Today I walked a little further from my house. I passed the grey old building and saw the same old man sitting on the balcony armchair and smoking his pipe. I saw him crane his neck and take a peep at me. A usual event.
I passed the tree which bore fiery red flowers. I don't know the English name for it.
I, then came to the police station where some of the constables were hanging around and sharing a good laugh. Just the way we did outside college. And for no particular reason, tears welled up in my eyes.
So, I walked by faster so no one would see me.
And from a distance, I saw a familiar figure walking towards me. The pace was as slow as mine. And given that there are very few street lights on that road, a lot was left to hunch.
"Rashi!" I whispered loudly. Almost as if the figure heard my voice, it stopped at a distance and said, "Priyadarshini...."
Nothing more was said for at least another ten seconds; but it felt like hours.
"What are you doing in Bangalore?" she asked.
I live here now. Have been here for almost three years.
"Wow! I have been here for pretty much the same time. And to think we never met."
Yeah. Maybe it wasn't time.
Do you have time for a coffee?
So we walked down to Brio - the coffee joint on the roof of Home Stop. It was a weird evening - sultry, unlike Bangalore. There were beads of sweat on both our foreheads and upper lip. It was then that I saw her face.
There were no dark circles on that flawed skin. In fact, it had cleared up quite a bit from the time I remember. She wore a cotton shirt and a pair of faded jeans. Kolhapuris gave away the tired feet.
Are you married? was her first question.
Yeah. I got married about four years back. Moved here soon after. Was in Chennai for about a year and then moved back. What about you?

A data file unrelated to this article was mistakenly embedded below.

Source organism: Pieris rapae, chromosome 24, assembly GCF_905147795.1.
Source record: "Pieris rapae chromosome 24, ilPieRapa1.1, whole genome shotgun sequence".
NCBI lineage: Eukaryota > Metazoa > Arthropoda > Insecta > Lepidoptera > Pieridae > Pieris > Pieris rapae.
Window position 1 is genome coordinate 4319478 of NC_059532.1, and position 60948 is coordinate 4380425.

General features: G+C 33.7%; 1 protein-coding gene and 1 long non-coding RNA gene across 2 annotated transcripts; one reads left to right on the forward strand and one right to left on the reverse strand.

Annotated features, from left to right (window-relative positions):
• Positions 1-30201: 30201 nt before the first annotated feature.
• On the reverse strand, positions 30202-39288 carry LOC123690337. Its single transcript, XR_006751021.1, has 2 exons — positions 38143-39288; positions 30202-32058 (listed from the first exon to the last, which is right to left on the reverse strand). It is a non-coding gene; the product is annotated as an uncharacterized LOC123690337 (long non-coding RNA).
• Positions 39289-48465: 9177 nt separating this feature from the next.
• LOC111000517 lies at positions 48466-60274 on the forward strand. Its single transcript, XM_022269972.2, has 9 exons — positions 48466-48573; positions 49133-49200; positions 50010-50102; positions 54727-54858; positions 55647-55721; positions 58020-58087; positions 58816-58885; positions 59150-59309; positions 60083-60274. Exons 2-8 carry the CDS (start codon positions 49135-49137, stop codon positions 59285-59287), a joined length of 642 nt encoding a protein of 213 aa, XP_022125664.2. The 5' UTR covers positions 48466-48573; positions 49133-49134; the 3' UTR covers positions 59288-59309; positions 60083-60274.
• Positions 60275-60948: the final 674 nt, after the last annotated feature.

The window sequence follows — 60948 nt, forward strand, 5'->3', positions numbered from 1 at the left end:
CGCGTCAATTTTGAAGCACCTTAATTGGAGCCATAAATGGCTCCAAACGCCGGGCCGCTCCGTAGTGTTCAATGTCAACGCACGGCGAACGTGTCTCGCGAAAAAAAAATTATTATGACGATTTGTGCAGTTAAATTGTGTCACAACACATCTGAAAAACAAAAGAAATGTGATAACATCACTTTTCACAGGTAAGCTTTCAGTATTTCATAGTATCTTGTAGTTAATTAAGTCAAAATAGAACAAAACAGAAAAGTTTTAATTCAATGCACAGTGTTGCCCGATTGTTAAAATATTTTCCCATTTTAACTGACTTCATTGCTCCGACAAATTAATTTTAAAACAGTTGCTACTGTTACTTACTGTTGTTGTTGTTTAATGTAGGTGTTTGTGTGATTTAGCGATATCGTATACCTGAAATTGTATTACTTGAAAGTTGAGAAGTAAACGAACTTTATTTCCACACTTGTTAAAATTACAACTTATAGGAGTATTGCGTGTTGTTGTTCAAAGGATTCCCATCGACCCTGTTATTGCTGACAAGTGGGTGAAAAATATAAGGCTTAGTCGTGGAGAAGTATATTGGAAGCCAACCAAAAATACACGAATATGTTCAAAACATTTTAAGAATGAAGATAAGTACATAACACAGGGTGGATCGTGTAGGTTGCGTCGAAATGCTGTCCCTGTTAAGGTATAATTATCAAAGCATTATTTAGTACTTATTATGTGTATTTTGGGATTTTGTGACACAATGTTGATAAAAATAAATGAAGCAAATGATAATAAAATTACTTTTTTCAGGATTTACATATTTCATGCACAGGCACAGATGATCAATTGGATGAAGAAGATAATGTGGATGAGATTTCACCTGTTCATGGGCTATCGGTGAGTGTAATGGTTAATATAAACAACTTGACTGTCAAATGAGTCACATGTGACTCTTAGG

No. Not married. Actually not married anymore. Was.
I wasn't surprised. People were getting divorced all the time. This was just one of those.
Long story Priya. Maybe some other time.
Then she brightened up.
Tell me about you. Any kids?
Nah. Don't want them.
Cool. Working somewhere?
Nothing permanent. Here and there. I write for a living. Waiting for that big break.
Maybe we should meet up for lunch or dinner one day. What do you think?
Sounds great. Where are you staying?
Victoria Layout. Rented an apartment.
What are you doing in Bangalore Rashi?
Oh! I teach in a special school. Have been there for almost eight years now.
Wow. That's pretty impressive. I had imagined you to go and become a professional tennis player or something.
Yeah, That would be the day.
The coffee is nice.
Yeah I come here a lot.
You do? Fish, so do I.
Then why didn't we meet before Priya?
Maybe it wasn't time.
Things change don't they? I never imagined you married.
Neither had I.
Is it good for you?
In more ways than not.
Nice. Am happy for you.
Rashi, don't you ever miss the school days? Where did you go away after you left school. I know you moved to Delhi. I even wrote you letters. There were no replies. I just thought you'd disappeared.
I am sorry about that. Was never into writing letters. But I got all of yours. I still have them in fact.
What?!? You do? Why?
I don't know. Back then, you were the only one who wanted to be my friend. Everyone else pretended.
I think we should go now. It's getting late.
Come home sometime. We'll catch up.
Sure. Let's. I would love to talk about everything that you've been doing.. All the men in your life - all the broken hearts.
Right, of course!! (Laughter)
We paid for the coffee and left. Walking towards pretty much the same direction for a while we didn't share a single word till the road forked into two.
Good night then Priya. See you soon. It was awesome meeting you.
Tata dear. Hope to see you again - soon.
We parted. I started walking back home and as I approached the old grey house, the old grey man was still sitting on his chair. He craned his neck again and looked down at me. Then a feeble and yet stable hand came up and waved a solemn wave. I waved back - a miniature smile touching my mouth.
And as I got into the lift I realised that Rashi and I didn't exchange numbers. She would leave again. Like the last time.